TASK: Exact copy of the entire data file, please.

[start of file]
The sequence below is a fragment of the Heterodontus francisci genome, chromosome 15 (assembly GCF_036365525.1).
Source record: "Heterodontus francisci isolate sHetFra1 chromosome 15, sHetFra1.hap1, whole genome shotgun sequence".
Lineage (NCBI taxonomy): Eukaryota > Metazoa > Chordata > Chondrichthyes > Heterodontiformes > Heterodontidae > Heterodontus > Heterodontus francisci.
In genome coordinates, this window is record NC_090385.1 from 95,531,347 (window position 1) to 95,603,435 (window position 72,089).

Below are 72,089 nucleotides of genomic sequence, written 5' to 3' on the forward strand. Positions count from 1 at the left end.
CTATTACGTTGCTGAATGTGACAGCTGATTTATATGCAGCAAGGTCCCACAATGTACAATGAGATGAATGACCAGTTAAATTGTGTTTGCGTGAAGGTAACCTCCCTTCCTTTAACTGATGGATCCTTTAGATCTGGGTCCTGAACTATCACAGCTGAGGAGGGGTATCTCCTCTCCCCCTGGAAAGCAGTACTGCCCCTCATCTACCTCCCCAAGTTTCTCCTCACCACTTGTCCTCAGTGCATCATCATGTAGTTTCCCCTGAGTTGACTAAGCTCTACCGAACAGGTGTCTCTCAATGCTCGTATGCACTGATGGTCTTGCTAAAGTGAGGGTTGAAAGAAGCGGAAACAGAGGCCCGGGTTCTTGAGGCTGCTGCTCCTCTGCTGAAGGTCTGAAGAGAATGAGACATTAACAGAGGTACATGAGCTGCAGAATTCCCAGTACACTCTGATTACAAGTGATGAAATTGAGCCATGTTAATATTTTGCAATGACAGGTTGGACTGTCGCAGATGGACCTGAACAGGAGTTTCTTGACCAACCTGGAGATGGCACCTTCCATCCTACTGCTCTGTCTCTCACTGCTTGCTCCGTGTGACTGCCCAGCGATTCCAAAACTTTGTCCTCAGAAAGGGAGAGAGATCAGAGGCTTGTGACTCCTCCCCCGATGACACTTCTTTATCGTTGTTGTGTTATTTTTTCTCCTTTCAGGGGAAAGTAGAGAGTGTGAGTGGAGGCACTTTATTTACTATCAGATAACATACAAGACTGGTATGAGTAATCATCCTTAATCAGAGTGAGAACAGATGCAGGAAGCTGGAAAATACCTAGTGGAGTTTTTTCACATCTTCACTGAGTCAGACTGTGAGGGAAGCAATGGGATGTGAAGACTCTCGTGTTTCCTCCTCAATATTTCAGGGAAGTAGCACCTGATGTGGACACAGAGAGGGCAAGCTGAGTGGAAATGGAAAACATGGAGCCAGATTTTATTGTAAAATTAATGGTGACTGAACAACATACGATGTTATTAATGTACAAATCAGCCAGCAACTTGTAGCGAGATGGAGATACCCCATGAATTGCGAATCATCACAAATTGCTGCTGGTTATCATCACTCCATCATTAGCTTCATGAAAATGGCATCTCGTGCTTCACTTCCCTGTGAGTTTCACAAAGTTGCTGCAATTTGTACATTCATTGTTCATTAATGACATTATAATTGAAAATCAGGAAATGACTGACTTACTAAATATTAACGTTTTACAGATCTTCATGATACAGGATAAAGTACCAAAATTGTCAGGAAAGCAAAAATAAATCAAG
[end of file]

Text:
The sequence below is a fragment of the Heterodontus francisci genome, chromosome 15 (assembly GCF_036365525.1).
Source record: "Heterodontus francisci isolate sHetFra1 chromosome 15, sHetFra1.hap1, whole genome shotgun sequence".
Lineage (NCBI taxonomy): Eukaryota > Metazoa > Chordata > Chondrichthyes > Heterodontiformes > Heterodontidae > Heterodontus > Heterodontus francisci.
In genome coordinates, this window is record NC_090385.1 from 95,531,347 (window position 1) to 95,603,435 (window position 72,089).

Below are 72,089 nucleotides of genomic sequence, written 5' to 3' on the forward strand. Positions count from 1 at the left end.
CTATTACGTTGCTGAATGTGACAGCTGATTTATATGCAGCAAGGTCCCACAATGTACAATGAGATGAATGACCAGTTAAATTGTGTTTGCGTGAAGGTAACCTCCCTTCCTTTAACTGATGGATCCTTTAGATCTGGGTCCTGAACTATCACAGCTGAGGAGGGGTATCTCCTCTCCCCCTGGAAAGCAGTACTGCCCCTCATCTACCTCCCCAAGTTTCTCCTCACCACTTGTCCTCAGTGCATCATCATGTAGTTTCCCCTGAGTTGACTAAGCTCTACCGAACAGGTGTCTCTCAATGCTCGTATGCACTGATGGTCTTGCTAAAGTGAGGGTTGAAAGAAGCGGAAACAGAGGCCCGGGTTCTTGAGGCTGCTGCTCCTCTGCTGAAGGTCTGAAGAGAATGAGACATTAACAGAGGTACATGAGCTGCAGAATTCCCAGTACACTCTGATTACAAGTGATGAAATTGAGCCATGTTAATATTTTGCAATGACAGGTTGGACTGTCGCAGATGGACCTGAACAGGAGTTTCTTGACCAACCTGGAGATGGCACCTTCCATCCTACTGCTCTGTCTCTCACTGCTTGCTCCGTGTGACTGCCCAGCGATTCCAAAACTTTGTCCTCAGAAAGGGAGAGAGATCAGAGGCTTGTGACTCCTCCCCCGATGACACTTCTTTATCGTTGTTGTGTTATTTTTTCTCCTTTCAGGGGAAAGTAGAGAGTGTGAGTGGAGGCACTTTATTTACTATCAGATAACATACAAGACTGGTATGAGTAATCATCCTTAATCAGAGTGAGAACAGATGCAGGAAGCTGGAAAATACCTAGTGGAGTTTTTTCACATCTTCACTGAGTCAGACTGTGAGGGAAGCAATGGGATGTGAAGACTCTCGTGTTTCCTCCTCAATATTTCAGGGAAGTAGCACCTGATGTGGACACAGAGAGGGCAAGCTGAGTGGAAATGGAAAACATGGAGCCAGATTTTATTGTAAAATTAATGGTGACTGAACAACATACGATGTTATTAATGTACAAATCAGCCAGCAACTTGTAGCGAGATGGAGATACCCCATGAATTGCGAATCATCACAAATTGCTGCTGGTTATCATCACTCCATCATTAGCTTCATGAAAATGGCATCTCGTGCTTCACTTCCCTGTGAGTTTCACAAAGTTGCTGCAATTTGTACATTCATTGTTCATTAATGACATTATAATTGAAAATCAGGAAATGACTGACTTACTAAATATTAACGTTTTACAGATCTTCATGATACAGGATAAAGTACCAAAATTGTCAGGAAAGCAAAAATAAATCAAG